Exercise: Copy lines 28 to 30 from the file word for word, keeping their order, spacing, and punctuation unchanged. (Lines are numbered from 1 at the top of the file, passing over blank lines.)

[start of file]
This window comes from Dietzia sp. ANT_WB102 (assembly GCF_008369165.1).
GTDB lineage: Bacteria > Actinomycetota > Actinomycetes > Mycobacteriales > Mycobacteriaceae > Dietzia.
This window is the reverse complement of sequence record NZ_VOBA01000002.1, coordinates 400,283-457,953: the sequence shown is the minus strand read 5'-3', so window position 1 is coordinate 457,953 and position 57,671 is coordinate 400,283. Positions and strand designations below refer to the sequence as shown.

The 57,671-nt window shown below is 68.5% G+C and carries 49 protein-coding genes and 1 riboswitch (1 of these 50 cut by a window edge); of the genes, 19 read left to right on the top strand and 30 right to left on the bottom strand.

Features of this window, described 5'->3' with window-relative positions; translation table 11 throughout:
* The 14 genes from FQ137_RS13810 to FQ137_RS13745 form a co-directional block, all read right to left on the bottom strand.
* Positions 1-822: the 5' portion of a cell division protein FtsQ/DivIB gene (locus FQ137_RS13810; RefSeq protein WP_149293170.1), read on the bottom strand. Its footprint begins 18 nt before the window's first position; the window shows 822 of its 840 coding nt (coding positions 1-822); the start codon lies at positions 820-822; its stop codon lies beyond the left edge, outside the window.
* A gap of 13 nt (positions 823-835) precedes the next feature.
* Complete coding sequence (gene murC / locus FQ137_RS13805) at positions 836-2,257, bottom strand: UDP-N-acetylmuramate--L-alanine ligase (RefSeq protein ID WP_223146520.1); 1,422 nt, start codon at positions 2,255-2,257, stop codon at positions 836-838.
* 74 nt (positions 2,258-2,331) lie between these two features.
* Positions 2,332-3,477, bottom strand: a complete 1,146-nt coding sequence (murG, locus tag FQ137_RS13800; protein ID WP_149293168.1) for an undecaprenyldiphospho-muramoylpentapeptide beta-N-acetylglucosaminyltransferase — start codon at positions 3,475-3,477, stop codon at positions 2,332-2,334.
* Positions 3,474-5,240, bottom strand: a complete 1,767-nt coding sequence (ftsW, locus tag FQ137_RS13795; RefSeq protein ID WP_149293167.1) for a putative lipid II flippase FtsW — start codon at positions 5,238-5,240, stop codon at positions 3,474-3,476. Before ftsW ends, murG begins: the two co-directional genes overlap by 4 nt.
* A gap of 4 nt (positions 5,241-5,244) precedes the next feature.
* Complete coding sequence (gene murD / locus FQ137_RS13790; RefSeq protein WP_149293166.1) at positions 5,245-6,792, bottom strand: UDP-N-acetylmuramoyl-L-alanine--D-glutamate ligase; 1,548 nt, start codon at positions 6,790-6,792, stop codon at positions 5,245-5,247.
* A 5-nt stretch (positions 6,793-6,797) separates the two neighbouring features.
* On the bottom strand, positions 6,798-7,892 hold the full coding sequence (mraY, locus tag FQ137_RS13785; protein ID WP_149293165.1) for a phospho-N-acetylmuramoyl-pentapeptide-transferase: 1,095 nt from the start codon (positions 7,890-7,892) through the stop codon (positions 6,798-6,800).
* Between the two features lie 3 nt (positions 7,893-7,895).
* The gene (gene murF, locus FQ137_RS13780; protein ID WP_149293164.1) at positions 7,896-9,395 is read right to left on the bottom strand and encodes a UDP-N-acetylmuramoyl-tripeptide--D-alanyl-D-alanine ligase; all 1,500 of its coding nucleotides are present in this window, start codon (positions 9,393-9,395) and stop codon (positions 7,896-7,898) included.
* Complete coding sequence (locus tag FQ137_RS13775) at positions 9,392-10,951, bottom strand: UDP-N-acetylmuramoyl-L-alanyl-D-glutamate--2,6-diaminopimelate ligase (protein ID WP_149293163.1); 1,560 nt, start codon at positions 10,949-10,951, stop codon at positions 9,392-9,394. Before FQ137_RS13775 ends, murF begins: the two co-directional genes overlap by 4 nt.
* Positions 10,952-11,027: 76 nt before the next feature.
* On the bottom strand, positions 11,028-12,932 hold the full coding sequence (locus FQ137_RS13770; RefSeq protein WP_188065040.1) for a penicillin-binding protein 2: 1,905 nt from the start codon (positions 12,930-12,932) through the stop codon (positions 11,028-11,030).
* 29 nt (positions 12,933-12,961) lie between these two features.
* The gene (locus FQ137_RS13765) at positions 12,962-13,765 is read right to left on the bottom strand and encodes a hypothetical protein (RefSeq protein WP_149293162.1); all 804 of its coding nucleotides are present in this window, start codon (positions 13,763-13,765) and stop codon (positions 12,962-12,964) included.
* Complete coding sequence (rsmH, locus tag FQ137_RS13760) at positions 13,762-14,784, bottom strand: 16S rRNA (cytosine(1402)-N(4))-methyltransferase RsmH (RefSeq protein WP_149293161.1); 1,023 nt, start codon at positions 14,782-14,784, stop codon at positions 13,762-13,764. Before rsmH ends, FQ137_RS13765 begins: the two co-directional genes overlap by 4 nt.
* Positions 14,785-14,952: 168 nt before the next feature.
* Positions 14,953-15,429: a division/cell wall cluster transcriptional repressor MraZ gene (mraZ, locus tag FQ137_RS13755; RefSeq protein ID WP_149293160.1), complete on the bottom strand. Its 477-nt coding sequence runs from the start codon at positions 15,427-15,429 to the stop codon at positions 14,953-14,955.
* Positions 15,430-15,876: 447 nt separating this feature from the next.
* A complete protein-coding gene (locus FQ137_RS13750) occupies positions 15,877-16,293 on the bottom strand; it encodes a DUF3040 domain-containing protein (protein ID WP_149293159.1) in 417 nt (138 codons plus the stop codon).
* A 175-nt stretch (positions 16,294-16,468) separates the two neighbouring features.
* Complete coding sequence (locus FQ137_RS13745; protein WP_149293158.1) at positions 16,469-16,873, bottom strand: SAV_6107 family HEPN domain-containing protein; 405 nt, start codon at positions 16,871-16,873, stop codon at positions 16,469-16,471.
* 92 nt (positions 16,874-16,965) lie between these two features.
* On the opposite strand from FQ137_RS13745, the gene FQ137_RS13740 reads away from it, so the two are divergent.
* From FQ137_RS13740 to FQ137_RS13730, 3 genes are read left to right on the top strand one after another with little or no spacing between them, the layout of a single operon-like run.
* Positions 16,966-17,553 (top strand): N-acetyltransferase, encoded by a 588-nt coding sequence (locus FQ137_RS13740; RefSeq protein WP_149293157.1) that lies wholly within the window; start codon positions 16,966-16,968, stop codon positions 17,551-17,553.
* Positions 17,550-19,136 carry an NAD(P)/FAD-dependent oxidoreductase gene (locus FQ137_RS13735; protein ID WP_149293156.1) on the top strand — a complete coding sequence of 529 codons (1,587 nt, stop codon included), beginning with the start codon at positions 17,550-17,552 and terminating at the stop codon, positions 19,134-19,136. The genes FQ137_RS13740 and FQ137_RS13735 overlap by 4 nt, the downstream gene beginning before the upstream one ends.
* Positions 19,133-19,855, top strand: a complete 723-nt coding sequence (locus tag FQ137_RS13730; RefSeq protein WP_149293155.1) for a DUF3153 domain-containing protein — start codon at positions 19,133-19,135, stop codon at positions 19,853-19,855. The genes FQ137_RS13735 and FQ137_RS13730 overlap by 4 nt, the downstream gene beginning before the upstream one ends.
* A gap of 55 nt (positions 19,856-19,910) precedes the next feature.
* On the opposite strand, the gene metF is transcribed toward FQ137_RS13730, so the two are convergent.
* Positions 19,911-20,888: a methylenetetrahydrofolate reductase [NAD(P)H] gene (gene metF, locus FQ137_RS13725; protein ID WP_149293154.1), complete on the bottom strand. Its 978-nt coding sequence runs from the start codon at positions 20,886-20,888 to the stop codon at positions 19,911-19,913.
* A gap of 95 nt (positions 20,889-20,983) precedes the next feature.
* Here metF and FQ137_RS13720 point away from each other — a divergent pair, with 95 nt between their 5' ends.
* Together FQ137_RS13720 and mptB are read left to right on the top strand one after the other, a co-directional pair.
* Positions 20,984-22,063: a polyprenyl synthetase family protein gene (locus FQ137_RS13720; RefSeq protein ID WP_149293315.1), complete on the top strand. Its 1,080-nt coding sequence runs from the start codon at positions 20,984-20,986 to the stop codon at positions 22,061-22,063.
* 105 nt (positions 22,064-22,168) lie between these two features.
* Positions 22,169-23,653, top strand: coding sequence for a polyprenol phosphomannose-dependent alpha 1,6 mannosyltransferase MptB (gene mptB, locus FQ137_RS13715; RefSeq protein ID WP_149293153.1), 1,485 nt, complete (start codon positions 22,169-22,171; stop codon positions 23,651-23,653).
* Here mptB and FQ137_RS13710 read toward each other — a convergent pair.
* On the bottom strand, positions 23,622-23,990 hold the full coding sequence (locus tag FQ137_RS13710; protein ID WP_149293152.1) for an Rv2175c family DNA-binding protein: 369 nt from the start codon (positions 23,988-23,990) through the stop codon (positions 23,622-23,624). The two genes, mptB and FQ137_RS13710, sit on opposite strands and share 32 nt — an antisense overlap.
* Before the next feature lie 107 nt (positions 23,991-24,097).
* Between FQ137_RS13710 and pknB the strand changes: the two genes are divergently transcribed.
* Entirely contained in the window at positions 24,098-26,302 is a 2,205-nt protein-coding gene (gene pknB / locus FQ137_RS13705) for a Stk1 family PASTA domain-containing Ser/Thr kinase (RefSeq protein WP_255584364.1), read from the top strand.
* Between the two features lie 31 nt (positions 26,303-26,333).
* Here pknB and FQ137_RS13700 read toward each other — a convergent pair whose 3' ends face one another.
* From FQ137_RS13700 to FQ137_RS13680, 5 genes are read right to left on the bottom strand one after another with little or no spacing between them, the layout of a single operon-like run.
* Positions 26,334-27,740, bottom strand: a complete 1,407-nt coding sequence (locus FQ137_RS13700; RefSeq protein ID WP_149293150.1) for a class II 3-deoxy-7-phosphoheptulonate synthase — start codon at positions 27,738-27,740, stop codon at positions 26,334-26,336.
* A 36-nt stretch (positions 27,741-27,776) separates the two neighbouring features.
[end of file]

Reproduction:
* A complete protein-coding gene (locus FQ137_RS13750) occupies positions 15,877-16,293 on the bottom strand; it encodes a DUF3040 domain-containing protein (protein ID WP_149293159.1) in 417 nt (138 codons plus the stop codon).
* A 175-nt stretch (positions 16,294-16,468) separates the two neighbouring features.
* Complete coding sequence (locus FQ137_RS13745; protein WP_149293158.1) at positions 16,469-16,873, bottom strand: SAV_6107 family HEPN domain-containing protein; 405 nt, start codon at positions 16,871-16,873, stop codon at positions 16,469-16,471.